JB: I’ve always thought it’s silly to assume that someone who’s worked in sales can’t add value to a programming conversation and the same with programming folks not being able to make a difference in revenue discussions. That’s something I pride myself on and I know other programmers in the format who do as well. Ultimately creating must-listen programming comes down to having people on the air who are unique, talented, and interesting. It’s easier when you see someone like Michael Kay or Stephen A. and can look at their body of work and feel comfortable trusting them with a prime spot on your radio station, but you’ve helped elevate folks like Rick DiPietro, Chris Canty and Peter Rosenberg too who also had talent but didn’t walk in the door with lengthy sports media resumes. When it comes to identifying a talent to contribute to one of your radio stations, what is it you’re looking for?

TM: There are a few things. First, what role are they going to play? John Batchelor is probably a little different, but Peter, Chris and Rick, what role are they going to play within a show to add something different and help us win? I think that’s important. Not everyone can do it. Sometimes guys overpower each other and it doesn’t work. You mentioned Michael Kay, Michael has evolved incredibly over the years. I told Michael a long time ago ‘being the Yankees guy is not going to be good enough’. You have to be more than that and remember that it’s about the entertainment and sports not sports and entertainment.

So I think it circles back to roles, and then secondarily, if it’s a singular role and not part of a team, how can I develop this person to be different than anything else that’s out there. That’s kind of what made Peter a great fit for us. A lot of people thought I was nuts at the time for bringing him in, including myself, and I remember going to see Michael at the stadium and tell him ‘you’re not going to like this but here’s what I want to do’. He said ‘isn’t that the disco guy on Hot 97?’ I said ‘if everyone knows the role they have to play on a show it’ll work because the entertainment value will be better.’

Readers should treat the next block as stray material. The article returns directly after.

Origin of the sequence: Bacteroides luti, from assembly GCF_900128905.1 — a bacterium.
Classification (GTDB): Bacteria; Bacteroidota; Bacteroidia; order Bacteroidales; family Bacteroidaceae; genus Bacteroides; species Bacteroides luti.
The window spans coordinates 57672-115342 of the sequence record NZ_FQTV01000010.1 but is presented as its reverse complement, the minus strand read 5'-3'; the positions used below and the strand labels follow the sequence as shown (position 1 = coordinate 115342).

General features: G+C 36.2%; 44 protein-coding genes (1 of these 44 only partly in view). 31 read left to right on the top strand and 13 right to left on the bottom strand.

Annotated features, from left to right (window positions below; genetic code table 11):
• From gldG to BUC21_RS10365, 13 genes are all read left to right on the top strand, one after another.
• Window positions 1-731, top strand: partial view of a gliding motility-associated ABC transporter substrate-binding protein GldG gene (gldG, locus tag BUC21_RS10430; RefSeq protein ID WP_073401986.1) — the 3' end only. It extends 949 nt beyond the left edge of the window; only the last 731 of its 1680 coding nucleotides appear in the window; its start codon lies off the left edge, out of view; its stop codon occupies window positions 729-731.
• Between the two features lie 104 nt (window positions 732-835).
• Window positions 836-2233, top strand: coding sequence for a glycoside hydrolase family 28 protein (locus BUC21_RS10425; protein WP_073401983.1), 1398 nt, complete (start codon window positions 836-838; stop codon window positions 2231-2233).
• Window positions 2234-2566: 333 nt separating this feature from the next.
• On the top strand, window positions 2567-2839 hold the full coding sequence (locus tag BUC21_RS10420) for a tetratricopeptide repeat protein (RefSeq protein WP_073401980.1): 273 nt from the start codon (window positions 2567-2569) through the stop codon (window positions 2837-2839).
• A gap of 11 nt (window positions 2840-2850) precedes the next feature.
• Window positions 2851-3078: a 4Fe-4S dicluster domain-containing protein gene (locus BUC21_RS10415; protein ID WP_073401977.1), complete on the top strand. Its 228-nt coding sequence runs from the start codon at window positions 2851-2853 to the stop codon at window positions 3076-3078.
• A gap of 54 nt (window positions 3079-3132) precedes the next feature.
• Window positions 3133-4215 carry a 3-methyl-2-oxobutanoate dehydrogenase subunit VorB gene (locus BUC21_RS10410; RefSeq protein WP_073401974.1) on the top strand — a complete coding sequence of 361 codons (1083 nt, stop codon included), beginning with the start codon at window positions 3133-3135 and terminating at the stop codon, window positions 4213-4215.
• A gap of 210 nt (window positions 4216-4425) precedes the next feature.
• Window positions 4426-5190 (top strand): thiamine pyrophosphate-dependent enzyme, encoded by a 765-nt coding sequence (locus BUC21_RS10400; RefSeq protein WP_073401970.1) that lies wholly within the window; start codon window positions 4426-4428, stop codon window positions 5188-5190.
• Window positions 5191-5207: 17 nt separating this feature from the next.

JB: What I find fascinating about this is that doing that with one group in one building is hard enough. But then you factor in that you have to also oversee ESPN Los Angeles, a brand in the 2nd largest market in America, and then oh by the way, make sure that anything you do also keeps the bosses in Bristol happy because they too have certain things they want to see happen with your local stations given that they own them. How do you balance trying to appease both the local and national overlords?

TM: It’s not easy. Norby Williamson who we report to gets it. He understands the value of ratings and personalities. What I think is important is that the PD’s understand the symmetry from show to show. Network and local can work really well together if everyone understands the symmetry and connections. That includes updating creative promos, getting the network talent on the local shows and the local hosts on the national shows.

The other thing too we’ve done, if we feel a local show is stronger we’ll take all of the network elements and run them in the local show. We may have to cut back on our local inventory but now we’ve served the network in the hopes that we can get a higher rating that benefits everyone. In LA it’s a little more difficult due to the time change. We actually just added two local hours to the lineup.

The challenge is the same, it’s getting everyone to believe in the same thing, and understand the common good. Listen, sometimes local may have to take it on the chin because it’s better for the company.